The Church of England's General Synod has voted to restart the legislative process to allow women to become bishops. The decision comes a year after previous proposals were rejected by the Church's parliament. A working group set up last year put forward four potential proposals to pave the way for women to be ordained as bishops.
The House of Bishops recommended that draft legislation be prepared on the basis described as 'option one', which means that all bishops will have to ordain women to the priesthood and episcopate but that each diocese will have to come up with a scheme for caring for those who dissent. There will also be a process by which people can appeal if they feel they are being treated unfairly.
Final approval could be given to the new legislation by either July, or November 2015 - with the first female bishop possibly appointed by 2016. In a statement the Church of England said:
"The General Synod has reaffirmed its commitment to women bishops and called, less than a year after the previous proposals were rejected, for new draft legislation to be introduced.
"It will be considered by the Synod in November 2013, with the aim of reaching the stage of Final Approval in July or November 2015.
"This was the first time Synod members had met since November 2012, when the previous draft legislation narrowly failed to secure the requisite majority in the House of Laity, despite enjoying the support of 73% of the Synod's members overall."
The Synod reached its decision at the end of today's debate, after its members had devoted much of Saturday to facilitated discussions on the options available.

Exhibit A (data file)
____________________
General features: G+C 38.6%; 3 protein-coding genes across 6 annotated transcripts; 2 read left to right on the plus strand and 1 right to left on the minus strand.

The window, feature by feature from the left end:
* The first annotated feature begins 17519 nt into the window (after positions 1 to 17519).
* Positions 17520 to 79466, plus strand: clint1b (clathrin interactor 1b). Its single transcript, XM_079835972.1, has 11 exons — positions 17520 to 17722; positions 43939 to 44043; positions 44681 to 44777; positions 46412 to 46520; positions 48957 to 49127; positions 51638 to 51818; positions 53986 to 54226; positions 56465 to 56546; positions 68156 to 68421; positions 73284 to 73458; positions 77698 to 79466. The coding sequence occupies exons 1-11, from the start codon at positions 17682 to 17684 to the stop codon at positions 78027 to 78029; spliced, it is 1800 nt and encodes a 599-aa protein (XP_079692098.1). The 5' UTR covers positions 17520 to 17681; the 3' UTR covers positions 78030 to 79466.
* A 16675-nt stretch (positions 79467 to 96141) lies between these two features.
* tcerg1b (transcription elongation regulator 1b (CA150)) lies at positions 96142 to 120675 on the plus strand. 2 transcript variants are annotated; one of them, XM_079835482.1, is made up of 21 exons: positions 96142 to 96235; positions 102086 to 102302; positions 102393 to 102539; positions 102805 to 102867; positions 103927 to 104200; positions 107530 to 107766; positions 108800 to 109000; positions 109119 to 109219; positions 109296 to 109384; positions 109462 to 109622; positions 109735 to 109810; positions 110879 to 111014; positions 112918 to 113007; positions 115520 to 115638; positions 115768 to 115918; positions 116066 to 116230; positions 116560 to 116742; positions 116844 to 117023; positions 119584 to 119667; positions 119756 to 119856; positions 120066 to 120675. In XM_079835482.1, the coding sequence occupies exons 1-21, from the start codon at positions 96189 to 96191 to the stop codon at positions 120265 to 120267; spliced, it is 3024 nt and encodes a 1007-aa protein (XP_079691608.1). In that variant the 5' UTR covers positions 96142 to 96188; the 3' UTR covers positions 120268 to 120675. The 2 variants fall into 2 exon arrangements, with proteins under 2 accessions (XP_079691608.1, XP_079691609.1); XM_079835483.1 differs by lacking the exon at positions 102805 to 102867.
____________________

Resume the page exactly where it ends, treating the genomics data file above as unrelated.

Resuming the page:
Introducing the debate, the Rt Revd Nigel Stock, Bishop of St Edmundsbury and Ipswich, who chaired the Working Group set up by the House of Bishops to advise on new legislative proposals, said:
"I believe that option one, together with a mandatory mediation process and including as it does a declaration or, possibly, Act of Synod deserves to be taken very seriously as a means to provide the basis for securing the necessary majorities in the lifetime of this Synod."
Earlier legislation to introduce women bishops was derailed by a minority of lay members of the General Synod meeting in November amid widespread recrimination and anger. The bishops said the new proposals they backed - known as "option one" out of four set out by a working group - would "rely least on law and place the greatest emphasis on trust". The Archbishop of Canterbury, the Most Rev Justin Welby, referred on Friday to the "significant absence of trust" between different groups within the General Synod over the issue. The debate comes after members held "facilitated conversations" with experts on mediation and conflict management over the weekend in an attempt to end the impasse over women bishops. Pro-women campaigners said they backed the new proposals laid out in "option one."
On Sunday, the Church of England formally said sorry for its failure to act over child abuse by Anglican priests after Synod voted unanimously to endorse calls for an apology.
It followed the debate of a report into a scandal involving clergy within the Diocese of Chichester.
Meanwhile, in a separate incident a man was arrested on suspicion of assault at the start of a General Synod service at York Minster.
The Church of England said the person involved wasn't a protester and was removed by police with a spokesman admitting "two people were slightly hurt in the scuffle".